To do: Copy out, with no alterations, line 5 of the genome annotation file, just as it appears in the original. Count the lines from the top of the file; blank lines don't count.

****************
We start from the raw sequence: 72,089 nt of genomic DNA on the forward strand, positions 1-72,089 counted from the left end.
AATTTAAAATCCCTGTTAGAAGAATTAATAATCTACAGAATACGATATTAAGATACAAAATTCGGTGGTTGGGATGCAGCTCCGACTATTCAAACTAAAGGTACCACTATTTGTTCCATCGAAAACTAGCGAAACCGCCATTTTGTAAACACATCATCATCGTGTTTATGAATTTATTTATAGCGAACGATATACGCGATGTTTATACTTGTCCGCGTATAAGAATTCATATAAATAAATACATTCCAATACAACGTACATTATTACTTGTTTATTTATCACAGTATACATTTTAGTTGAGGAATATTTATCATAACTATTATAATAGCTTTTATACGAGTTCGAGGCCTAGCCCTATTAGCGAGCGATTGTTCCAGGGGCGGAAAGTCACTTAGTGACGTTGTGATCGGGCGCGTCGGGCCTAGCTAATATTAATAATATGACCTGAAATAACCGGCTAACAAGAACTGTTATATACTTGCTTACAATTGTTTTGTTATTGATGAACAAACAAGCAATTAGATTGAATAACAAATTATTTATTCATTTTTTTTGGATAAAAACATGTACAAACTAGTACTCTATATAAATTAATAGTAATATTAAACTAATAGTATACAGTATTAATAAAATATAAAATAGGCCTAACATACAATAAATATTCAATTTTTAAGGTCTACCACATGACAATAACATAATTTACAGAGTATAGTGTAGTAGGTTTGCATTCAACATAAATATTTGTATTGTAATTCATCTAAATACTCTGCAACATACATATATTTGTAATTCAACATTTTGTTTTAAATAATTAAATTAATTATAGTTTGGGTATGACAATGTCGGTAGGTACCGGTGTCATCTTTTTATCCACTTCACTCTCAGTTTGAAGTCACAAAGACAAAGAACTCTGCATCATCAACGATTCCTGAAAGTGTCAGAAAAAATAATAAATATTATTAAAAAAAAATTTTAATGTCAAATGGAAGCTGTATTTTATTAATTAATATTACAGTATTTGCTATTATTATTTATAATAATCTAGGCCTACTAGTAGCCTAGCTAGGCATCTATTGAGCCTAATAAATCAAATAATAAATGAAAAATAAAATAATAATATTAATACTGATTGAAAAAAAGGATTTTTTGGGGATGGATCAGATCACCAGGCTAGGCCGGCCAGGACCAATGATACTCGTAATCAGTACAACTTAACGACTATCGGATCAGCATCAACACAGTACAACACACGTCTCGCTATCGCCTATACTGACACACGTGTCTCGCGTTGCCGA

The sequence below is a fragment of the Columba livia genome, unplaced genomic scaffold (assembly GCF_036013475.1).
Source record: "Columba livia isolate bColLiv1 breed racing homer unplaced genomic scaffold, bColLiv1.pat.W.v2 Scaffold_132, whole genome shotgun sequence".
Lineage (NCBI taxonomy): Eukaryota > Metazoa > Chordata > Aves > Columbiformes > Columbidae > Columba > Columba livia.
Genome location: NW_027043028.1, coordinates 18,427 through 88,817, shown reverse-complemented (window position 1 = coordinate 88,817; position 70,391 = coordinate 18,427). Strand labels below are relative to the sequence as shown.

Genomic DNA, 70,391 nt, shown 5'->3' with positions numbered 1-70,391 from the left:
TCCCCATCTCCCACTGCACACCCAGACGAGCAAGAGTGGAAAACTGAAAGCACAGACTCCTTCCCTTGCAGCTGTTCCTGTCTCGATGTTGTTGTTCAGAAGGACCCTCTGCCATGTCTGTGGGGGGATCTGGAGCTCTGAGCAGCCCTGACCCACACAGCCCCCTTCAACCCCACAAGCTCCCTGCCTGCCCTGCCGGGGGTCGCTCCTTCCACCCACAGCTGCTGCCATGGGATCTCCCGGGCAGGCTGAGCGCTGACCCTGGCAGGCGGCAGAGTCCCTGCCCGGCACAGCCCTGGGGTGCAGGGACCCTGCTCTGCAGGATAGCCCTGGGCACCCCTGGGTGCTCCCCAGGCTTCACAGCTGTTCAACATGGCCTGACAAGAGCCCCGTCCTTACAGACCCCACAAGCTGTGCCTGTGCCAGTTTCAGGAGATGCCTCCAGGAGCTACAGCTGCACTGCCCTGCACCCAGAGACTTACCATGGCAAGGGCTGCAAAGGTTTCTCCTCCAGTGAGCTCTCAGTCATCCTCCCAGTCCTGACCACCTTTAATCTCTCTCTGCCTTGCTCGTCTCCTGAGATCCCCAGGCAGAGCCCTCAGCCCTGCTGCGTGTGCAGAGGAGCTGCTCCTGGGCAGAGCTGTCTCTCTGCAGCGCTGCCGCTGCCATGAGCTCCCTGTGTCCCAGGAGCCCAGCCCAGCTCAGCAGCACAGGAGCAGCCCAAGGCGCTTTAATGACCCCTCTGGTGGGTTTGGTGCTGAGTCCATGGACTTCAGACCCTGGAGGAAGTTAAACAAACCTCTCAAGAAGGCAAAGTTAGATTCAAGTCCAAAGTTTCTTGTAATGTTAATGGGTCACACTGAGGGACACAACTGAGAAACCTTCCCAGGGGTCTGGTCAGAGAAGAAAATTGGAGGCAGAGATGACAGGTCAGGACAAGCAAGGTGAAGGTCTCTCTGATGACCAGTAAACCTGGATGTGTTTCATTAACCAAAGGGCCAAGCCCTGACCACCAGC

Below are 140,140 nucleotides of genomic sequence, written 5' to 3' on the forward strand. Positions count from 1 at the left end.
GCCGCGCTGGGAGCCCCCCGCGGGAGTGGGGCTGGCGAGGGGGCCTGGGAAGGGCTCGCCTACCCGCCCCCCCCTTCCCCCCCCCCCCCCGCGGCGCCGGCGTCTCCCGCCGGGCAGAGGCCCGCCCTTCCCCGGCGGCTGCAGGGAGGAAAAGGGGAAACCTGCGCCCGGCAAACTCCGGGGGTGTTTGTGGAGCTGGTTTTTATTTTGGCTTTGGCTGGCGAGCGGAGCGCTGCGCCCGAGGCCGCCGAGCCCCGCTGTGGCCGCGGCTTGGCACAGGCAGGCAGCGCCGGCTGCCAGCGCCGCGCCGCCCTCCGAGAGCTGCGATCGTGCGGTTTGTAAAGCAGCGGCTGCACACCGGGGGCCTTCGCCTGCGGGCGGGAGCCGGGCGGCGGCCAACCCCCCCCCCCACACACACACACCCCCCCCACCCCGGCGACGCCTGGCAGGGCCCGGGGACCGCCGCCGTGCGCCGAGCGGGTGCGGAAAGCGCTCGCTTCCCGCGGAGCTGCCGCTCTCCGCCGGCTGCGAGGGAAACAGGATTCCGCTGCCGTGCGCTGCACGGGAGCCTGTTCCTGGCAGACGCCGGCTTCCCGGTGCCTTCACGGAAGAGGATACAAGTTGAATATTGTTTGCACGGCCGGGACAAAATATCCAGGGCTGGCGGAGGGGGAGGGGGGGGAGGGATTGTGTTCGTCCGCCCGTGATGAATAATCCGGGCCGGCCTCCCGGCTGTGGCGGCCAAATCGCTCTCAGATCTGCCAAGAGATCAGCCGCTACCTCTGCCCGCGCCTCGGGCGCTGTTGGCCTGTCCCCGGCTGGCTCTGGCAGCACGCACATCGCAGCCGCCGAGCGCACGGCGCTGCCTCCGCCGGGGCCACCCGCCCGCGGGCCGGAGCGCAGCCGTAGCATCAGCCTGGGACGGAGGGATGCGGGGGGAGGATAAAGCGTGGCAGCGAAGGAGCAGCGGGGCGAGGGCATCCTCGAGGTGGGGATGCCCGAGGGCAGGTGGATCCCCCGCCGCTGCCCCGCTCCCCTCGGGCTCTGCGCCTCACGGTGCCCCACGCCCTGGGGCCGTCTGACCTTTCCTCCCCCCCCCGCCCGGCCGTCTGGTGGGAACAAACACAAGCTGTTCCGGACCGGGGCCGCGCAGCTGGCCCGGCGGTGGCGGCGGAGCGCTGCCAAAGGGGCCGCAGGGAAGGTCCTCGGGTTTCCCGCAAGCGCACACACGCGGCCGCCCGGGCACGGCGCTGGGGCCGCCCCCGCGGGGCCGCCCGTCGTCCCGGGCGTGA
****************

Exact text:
Lineage (NCBI taxonomy): Eukaryota > Metazoa > Chordata > Aves > Columbiformes > Columbidae > Columba > Columba livia.